Introductory real analysis: exercise 3:

Based on previous two blogs. (Reference: Introductory Real Analysis by Kolmogorov and Fomin, Dover Publishers):

Problem 1:Exhibit both a partial ordering and a simple ordering of the set of all complex numbers.

Problem 2:What is the minimal element of the set of all subsets of a given set X, partially ordered by set inclusion. What is the maximal element?

Problem 3: A partially ordered set M is said to be a directed set if, given any two elements a, b \in M, there is an element c \in M such that a < c, b<c. Are the partially ordered sets in the previous blog(s) Section 3.1 all directed sets?

Problem 4: By the greatest lower bound of two elements a and b of a partially ordered set M, we mean an element c \in M such that c \leq a, c \leq b and there is no element d \in M such that a < d \leq a, d \leq b. Similarly, by the least upper bound of a and b, we mean an element c \in M such that a \leq c, b \leq c and there is no element d \in M such that a \leq d <c, b \leq d. By a lattice is meant a partially ordered set any two elements of which have both a greatest lower bound and a least upper bound. Prove that the set of all subsets of a given set X, partially ordered by set inclusion, is a lattice. What is the set theoretic meaning of the greatest lower bound and least upper bound of two elements of this set?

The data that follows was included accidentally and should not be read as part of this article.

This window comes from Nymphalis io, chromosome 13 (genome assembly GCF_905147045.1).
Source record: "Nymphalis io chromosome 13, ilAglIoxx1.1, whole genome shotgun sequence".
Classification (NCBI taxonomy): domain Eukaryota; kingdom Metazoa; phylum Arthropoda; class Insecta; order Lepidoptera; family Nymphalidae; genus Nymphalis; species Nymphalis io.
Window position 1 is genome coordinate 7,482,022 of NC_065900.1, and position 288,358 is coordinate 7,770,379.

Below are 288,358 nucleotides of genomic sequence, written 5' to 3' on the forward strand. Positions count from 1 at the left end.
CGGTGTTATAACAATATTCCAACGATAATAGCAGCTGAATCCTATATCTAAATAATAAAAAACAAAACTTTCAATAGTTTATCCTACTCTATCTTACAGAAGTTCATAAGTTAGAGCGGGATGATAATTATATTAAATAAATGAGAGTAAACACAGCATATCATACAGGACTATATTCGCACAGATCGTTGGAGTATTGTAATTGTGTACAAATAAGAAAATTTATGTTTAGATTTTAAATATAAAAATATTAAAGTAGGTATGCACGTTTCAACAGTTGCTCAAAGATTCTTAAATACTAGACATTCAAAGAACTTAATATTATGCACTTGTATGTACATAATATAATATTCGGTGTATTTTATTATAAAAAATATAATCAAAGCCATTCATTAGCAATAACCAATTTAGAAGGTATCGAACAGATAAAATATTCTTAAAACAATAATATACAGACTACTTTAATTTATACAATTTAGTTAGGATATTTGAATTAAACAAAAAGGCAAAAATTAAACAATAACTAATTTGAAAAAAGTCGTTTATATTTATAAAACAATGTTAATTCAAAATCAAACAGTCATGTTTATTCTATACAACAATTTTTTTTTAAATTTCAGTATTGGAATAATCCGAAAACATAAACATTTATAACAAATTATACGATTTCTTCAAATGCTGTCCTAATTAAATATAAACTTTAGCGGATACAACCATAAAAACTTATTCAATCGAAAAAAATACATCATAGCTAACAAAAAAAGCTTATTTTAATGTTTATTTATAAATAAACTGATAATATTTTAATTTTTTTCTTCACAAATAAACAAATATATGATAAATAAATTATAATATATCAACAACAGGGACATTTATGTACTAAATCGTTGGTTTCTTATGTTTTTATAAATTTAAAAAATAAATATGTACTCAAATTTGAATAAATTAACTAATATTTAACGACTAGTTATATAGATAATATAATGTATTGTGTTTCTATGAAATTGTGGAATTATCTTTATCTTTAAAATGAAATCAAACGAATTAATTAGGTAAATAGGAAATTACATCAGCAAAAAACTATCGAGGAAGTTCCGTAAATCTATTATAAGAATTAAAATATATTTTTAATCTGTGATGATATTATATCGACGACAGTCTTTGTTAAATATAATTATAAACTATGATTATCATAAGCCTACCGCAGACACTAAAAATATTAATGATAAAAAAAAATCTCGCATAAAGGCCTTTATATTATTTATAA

Problem 5: Prove that an order preserving mapping of one ordered set onto another is automatically an isomorphism.

Problem 6: Prove that ordered sums and products of ordered sets are associative, that is, prove that if M_{1}, M_{2}, M_{3} are ordered sets, then

(M_{1}+M_{2})+M_{3}=M_{1}+(M_{2}+M_{3}),

(M_{1}.M_{2}).M_{3}=M_{1}.(M_{2}.M_{3}) where the operations + and . are the same as defined in previous blog(s).

Comment: This allows us to drop the parentheses in writing ordered sums and products.

Problem 7: 

Construct well-ordered sets with ordinals

\omega + n, \omega + \omega, \omega + \omega + n, \omega + \omega + \omega, \ldots.

Show that the sets are all countable.

Problem 8:

Construct well-ordered sets with ordinals

\omega . n, \omega^{2}, \omega^{2}.n, \omega^{3}, \ldots.

Show that the sets are all countable.

Problem 9:

Show that \omega + \omega  = \omega. 2, \omega + \omega + \omega = \omega. 3, \ldots

Problem 10:

Prove that the set W(\alpha) of all ordinals less than a given ordinal \alpha is well-ordered.

Problem 11:

Prove that any non-empty set of ordinals is well-ordered.

Problem 12:

Prove that the set M of all ordinals corresponding to a countable set is itself uncountable.

Problem 13:

Let \aleph_{1} be the power of the set M in the previous problem. Prove that there is no power m such that \aleph_{0} <m< \aleph_{1}.

More later,

Nalin Pithwa.